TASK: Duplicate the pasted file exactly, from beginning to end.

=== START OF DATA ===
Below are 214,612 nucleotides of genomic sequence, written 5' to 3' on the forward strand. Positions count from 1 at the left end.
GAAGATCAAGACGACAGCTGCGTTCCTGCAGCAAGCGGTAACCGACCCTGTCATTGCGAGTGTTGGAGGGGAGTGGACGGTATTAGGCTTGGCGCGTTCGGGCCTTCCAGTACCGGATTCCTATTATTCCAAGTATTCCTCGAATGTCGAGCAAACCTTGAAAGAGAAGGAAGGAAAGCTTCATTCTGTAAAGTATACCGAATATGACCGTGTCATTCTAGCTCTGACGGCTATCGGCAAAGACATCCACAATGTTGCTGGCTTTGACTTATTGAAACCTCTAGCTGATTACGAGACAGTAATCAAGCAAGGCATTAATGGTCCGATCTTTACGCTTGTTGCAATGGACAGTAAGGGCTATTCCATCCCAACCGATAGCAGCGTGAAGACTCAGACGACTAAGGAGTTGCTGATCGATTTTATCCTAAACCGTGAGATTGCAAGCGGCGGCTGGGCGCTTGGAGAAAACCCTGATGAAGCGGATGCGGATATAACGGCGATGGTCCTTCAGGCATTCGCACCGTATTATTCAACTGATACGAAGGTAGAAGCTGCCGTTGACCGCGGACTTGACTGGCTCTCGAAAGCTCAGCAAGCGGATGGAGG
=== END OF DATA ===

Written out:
Below are 214,612 nucleotides of genomic sequence, written 5' to 3' on the forward strand. Positions count from 1 at the left end.
GAAGATCAAGACGACAGCTGCGTTCCTGCAGCAAGCGGTAACCGACCCTGTCATTGCGAGTGTTGGAGGGGAGTGGACGGTATTAGGCTTGGCGCGTTCGGGCCTTCCAGTACCGGATTCCTATTATTCCAAGTATTCCTCGAATGTCGAGCAAACCTTGAAAGAGAAGGAAGGAAAGCTTCATTCTGTAAAGTATACCGAATATGACCGTGTCATTCTAGCTCTGACGGCTATCGGCAAAGACATCCACAATGTTGCTGGCTTTGACTTATTGAAACCTCTAGCTGATTACGAGACAGTAATCAAGCAAGGCATTAATGGTCCGATCTTTACGCTTGTTGCAATGGACAGTAAGGGCTATTCCATCCCAACCGATAGCAGCGTGAAGACTCAGACGACTAAGGAGTTGCTGATCGATTTTATCCTAAACCGTGAGATTGCAAGCGGCGGCTGGGCGCTTGGAGAAAACCCTGATGAAGCGGATGCGGATATAACGGCGATGGTCCTTCAGGCATTCGCACCGTATTATTCAACTGATACGAAGGTAGAAGCTGCCGTTGACCGCGGACTTGACTGGCTCTCGAAAGCTCAGCAAGCGGATGGAGG